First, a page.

Company Of Strangers by Aryn Kyle, 2004
The magic trick:
Giving us a self-destructive protagonist who makes the wrong decision every single time
Yesterday we looked at Aryn Kyle’s “Brides” and noted its (sometimes unlikely) twists and turns. Pushing stories to the brink of believability is a recurring theme in Kyle’s Boys and Girls Like You And Me collection.
The other common trait in those stories shows up in today’s feature, “Company Of Strangers,” a tale of sibling angst. The trait? A protagonist who seems to willfully make the wrong decision every single time. This puts the reader in a difficult position. We read most fiction – I think, at least – both wanting good things for the people whose point of view we assume and judging their every move fairly harshly.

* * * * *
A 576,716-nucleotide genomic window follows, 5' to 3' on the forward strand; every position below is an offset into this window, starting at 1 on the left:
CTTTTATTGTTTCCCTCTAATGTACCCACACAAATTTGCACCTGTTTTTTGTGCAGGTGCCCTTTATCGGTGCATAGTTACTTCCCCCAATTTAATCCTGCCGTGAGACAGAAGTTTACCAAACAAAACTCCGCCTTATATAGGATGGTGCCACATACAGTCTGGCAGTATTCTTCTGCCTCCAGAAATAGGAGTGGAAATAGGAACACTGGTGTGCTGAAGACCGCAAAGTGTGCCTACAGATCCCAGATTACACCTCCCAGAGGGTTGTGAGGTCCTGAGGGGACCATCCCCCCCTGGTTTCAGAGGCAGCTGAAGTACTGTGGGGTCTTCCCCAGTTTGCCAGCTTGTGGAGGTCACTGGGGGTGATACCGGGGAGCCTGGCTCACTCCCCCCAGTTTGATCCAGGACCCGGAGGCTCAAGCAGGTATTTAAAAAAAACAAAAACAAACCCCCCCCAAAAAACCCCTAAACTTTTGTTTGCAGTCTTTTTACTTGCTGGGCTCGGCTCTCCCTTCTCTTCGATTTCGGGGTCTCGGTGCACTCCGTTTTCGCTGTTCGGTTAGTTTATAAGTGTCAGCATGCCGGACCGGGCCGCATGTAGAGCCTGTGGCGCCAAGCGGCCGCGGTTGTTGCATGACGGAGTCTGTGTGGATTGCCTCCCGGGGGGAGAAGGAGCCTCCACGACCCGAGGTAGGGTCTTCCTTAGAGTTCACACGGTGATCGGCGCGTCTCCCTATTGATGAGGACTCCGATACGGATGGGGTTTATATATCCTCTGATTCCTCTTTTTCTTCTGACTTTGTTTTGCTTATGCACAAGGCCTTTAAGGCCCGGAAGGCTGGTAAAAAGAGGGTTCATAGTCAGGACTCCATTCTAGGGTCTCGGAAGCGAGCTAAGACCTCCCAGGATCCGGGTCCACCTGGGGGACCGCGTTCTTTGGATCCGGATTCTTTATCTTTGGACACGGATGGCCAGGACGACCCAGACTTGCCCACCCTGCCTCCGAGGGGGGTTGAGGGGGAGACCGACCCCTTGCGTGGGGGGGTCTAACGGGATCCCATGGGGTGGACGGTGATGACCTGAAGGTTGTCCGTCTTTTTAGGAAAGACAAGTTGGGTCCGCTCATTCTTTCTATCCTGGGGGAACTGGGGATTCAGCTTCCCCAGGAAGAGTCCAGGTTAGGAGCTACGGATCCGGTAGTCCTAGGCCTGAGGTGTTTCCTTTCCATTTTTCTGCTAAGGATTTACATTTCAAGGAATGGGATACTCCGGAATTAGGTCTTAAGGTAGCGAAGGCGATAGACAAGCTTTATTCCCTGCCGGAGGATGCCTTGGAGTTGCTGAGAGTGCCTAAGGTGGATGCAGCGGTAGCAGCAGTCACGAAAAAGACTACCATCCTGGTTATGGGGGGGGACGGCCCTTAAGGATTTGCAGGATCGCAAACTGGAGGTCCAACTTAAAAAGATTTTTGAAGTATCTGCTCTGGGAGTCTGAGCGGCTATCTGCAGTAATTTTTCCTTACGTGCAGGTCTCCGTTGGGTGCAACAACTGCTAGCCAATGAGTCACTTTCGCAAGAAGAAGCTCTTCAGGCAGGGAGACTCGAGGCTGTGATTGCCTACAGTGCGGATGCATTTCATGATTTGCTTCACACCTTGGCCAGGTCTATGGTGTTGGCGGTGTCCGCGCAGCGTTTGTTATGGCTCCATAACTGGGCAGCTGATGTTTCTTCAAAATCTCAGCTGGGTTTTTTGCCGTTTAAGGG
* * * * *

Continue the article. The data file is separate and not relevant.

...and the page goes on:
So if those twin desires are guiding your reading experience, you can see where Kyle’s self-destructive protagonist is always doomed to hurt the reader.
And that’s quite a trick on Kyle’s part.
“Daddy says that Grandpa was a bad man,” James said. He glanced behind him and lowered his voice. “Daddy says that Grandpa had girlfriends and it broke Grandma’s heart so bad it killed her.”
I lifted my eye patch to look at him. “That’s why Daddy is a lawyer instead of a doctor,” I told him. “Cancer killed Grandma. Check the records if you don’t believe me.”
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